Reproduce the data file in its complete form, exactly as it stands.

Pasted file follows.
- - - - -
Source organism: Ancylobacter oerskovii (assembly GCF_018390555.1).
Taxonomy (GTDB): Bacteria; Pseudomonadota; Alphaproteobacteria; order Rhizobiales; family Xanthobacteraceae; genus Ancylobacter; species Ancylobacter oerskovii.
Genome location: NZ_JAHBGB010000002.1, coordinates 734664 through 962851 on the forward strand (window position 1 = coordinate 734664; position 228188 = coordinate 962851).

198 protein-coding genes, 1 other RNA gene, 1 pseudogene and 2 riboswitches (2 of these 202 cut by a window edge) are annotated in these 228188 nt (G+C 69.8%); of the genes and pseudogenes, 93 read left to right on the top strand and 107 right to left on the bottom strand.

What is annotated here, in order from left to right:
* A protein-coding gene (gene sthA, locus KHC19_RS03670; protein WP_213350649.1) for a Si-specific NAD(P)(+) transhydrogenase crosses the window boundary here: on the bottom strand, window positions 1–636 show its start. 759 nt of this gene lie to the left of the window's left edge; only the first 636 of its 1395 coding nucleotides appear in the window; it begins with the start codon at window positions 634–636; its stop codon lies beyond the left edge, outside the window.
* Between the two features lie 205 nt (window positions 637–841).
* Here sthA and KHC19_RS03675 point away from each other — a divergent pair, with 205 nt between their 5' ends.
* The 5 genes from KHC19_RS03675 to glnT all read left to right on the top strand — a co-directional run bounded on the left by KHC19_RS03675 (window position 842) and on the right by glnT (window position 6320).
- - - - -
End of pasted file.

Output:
Source organism: Ancylobacter oerskovii (assembly GCF_018390555.1).
Taxonomy (GTDB): Bacteria; Pseudomonadota; Alphaproteobacteria; order Rhizobiales; family Xanthobacteraceae; genus Ancylobacter; species Ancylobacter oerskovii.
Genome location: NZ_JAHBGB010000002.1, coordinates 734664 through 962851 on the forward strand (window position 1 = coordinate 734664; position 228188 = coordinate 962851).

198 protein-coding genes, 1 other RNA gene, 1 pseudogene and 2 riboswitches (2 of these 202 cut by a window edge) are annotated in these 228188 nt (G+C 69.8%); of the genes and pseudogenes, 93 read left to right on the top strand and 107 right to left on the bottom strand.

What is annotated here, in order from left to right:
* A protein-coding gene (gene sthA, locus KHC19_RS03670; protein WP_213350649.1) for a Si-specific NAD(P)(+) transhydrogenase crosses the window boundary here: on the bottom strand, window positions 1–636 show its start. 759 nt of this gene lie to the left of the window's left edge; only the first 636 of its 1395 coding nucleotides appear in the window; it begins with the start codon at window positions 634–636; its stop codon lies beyond the left edge, outside the window.
* Between the two features lie 205 nt (window positions 637–841).
* Here sthA and KHC19_RS03675 point away from each other — a divergent pair, with 205 nt between their 5' ends.
* The 5 genes from KHC19_RS03675 to glnT all read left to right on the top strand — a co-directional run bounded on the left by KHC19_RS03675 (window position 842) and on the right by glnT (window position 6320).